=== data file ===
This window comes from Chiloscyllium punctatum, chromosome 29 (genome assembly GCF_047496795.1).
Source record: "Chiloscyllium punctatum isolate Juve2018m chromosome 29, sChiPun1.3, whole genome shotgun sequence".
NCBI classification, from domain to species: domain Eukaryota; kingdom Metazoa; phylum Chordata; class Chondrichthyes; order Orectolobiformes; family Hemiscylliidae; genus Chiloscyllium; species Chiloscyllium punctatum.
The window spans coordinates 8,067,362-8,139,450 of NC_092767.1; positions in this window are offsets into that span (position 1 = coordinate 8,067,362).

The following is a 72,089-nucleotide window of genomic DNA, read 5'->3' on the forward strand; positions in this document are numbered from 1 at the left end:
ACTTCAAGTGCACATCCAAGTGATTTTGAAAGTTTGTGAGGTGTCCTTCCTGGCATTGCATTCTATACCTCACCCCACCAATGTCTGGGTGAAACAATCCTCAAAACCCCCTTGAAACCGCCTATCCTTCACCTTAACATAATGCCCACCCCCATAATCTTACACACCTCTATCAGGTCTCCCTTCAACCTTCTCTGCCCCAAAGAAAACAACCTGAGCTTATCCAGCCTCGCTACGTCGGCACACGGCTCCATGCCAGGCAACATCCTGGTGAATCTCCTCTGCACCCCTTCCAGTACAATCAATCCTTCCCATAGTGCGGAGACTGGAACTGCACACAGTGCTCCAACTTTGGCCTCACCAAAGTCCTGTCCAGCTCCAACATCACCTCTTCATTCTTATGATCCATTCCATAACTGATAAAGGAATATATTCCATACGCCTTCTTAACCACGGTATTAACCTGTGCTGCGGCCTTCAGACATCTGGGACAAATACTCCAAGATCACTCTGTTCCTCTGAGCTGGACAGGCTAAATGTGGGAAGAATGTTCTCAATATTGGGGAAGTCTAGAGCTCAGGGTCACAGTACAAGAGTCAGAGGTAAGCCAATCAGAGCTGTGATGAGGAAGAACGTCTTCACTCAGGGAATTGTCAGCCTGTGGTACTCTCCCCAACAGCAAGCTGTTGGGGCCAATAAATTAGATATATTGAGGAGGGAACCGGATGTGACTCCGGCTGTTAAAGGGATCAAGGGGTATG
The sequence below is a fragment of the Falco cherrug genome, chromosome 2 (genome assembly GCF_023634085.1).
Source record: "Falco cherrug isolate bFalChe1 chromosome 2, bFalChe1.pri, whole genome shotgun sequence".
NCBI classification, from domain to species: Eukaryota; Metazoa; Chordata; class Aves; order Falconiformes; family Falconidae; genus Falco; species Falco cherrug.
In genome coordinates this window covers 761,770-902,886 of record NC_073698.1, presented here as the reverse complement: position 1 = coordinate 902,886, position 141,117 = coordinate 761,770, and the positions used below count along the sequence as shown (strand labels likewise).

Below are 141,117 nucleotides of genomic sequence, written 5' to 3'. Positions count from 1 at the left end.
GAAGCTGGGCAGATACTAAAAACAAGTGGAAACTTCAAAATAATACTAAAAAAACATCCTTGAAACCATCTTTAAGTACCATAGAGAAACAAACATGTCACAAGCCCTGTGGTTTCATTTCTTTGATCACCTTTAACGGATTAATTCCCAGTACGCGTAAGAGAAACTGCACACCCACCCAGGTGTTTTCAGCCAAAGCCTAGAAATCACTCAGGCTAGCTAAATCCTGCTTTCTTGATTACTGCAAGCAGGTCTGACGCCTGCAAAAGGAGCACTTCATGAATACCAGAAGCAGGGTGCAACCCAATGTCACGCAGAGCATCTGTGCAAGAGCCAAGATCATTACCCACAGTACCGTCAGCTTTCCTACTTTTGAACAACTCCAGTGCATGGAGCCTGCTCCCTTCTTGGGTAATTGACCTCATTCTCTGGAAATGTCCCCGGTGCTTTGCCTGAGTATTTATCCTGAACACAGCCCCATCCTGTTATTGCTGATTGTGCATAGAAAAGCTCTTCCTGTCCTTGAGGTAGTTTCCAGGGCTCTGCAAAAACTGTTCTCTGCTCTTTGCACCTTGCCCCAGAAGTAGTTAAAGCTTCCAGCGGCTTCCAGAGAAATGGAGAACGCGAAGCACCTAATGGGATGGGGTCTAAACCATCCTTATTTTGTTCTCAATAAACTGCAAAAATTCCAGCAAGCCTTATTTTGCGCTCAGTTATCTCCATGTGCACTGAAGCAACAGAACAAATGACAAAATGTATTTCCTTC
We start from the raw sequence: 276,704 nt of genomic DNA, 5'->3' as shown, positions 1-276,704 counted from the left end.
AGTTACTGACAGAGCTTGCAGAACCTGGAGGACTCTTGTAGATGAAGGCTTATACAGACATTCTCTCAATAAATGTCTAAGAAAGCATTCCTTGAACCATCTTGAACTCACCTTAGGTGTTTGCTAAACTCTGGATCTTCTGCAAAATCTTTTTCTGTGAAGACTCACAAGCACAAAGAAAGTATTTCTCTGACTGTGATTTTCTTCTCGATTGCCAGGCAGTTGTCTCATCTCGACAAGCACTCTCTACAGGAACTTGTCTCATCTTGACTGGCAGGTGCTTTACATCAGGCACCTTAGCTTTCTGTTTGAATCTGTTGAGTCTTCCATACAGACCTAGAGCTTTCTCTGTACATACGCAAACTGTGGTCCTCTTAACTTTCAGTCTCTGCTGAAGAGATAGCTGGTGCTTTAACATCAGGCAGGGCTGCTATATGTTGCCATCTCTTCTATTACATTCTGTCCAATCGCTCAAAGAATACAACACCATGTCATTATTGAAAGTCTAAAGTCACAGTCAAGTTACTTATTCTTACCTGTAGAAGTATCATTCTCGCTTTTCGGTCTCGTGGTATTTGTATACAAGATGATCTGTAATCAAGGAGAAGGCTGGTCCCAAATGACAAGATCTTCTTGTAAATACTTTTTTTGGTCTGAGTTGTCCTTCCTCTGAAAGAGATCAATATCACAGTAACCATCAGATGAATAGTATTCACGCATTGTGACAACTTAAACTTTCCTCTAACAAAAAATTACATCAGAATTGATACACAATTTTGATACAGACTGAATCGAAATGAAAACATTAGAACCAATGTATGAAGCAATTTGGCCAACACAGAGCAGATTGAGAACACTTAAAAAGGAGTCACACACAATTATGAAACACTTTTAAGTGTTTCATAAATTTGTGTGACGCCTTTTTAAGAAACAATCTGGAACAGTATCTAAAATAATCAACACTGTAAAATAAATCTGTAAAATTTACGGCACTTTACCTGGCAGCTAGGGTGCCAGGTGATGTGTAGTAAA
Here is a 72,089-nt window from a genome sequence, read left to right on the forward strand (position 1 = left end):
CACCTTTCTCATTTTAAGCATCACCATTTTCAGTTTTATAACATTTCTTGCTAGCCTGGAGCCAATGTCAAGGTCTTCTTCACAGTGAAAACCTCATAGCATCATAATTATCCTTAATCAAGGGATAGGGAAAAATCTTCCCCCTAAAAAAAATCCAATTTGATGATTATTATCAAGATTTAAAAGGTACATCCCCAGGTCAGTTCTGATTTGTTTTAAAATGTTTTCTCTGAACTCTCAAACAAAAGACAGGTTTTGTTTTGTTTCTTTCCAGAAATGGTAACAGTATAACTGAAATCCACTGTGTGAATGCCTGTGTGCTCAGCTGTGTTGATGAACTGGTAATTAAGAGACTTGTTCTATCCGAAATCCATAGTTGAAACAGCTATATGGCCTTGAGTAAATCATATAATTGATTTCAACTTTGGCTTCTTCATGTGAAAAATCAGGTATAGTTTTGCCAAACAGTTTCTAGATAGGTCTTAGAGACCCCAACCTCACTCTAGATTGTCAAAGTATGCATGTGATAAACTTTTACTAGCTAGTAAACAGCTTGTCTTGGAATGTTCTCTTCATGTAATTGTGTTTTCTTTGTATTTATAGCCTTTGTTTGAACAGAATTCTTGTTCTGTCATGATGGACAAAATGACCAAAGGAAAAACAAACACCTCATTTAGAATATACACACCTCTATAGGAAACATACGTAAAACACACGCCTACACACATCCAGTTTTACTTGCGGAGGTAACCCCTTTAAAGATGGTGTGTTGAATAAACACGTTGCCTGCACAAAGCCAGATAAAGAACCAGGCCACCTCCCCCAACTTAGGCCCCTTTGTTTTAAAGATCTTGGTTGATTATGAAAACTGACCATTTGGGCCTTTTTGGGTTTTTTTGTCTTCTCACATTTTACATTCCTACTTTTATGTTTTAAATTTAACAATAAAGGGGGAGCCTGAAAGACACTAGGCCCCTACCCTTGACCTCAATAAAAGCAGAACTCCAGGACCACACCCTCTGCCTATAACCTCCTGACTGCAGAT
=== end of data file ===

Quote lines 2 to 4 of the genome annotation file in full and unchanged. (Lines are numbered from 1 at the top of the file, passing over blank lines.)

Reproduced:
Source record: "Chiloscyllium punctatum isolate Juve2018m chromosome 29, sChiPun1.3, whole genome shotgun sequence".
NCBI classification, from domain to species: domain Eukaryota; kingdom Metazoa; phylum Chordata; class Chondrichthyes; order Orectolobiformes; family Hemiscylliidae; genus Chiloscyllium; species Chiloscyllium punctatum.
The window spans coordinates 8,067,362-8,139,450 of NC_092767.1; positions in this window are offsets into that span (position 1 = coordinate 8,067,362).